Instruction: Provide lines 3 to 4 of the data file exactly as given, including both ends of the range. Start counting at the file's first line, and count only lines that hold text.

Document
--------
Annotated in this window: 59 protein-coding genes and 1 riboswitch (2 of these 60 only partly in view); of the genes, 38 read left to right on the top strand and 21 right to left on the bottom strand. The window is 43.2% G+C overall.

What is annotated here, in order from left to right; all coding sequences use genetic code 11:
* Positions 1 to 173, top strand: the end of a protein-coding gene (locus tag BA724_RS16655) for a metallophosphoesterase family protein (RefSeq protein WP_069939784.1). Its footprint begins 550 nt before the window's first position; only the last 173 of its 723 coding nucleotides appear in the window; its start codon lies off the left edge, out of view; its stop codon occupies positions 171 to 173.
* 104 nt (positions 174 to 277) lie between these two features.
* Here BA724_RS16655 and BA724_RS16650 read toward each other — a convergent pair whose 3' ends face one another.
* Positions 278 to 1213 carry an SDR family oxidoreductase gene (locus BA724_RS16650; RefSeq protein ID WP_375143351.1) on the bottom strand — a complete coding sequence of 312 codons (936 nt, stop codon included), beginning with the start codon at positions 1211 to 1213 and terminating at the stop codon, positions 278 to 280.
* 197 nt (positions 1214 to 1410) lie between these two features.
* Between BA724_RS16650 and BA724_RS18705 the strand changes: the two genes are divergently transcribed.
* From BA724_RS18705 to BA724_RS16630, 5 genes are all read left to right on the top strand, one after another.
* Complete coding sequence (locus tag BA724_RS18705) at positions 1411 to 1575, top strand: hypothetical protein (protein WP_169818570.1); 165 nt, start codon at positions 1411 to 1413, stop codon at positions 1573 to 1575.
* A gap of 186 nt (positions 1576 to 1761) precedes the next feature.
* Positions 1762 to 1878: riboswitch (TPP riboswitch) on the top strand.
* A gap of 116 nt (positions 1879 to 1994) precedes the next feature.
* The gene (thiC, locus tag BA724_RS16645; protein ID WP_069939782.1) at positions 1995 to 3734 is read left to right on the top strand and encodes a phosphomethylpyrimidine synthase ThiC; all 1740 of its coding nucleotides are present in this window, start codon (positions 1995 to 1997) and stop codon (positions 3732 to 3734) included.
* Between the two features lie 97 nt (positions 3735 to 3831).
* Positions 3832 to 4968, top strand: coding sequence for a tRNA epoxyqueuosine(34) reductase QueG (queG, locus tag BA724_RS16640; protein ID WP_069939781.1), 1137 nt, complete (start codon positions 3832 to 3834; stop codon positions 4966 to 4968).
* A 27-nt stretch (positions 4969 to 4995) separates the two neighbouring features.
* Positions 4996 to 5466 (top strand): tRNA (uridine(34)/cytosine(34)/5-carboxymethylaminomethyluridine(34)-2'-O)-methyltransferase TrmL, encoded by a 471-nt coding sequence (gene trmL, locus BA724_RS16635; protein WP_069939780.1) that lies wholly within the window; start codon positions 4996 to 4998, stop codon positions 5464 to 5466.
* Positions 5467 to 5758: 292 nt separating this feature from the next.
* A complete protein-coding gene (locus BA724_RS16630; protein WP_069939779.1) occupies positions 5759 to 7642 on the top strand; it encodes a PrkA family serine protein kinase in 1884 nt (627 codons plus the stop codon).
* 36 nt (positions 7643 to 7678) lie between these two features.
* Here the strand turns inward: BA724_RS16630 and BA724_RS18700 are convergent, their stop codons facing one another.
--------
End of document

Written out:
* Positions 1 to 173, top strand: the end of a protein-coding gene (locus tag BA724_RS16655) for a metallophosphoesterase family protein (RefSeq protein WP_069939784.1). Its footprint begins 550 nt before the window's first position; only the last 173 of its 723 coding nucleotides appear in the window; its start codon lies off the left edge, out of view; its stop codon occupies positions 171 to 173.
* 104 nt (positions 174 to 277) lie between these two features.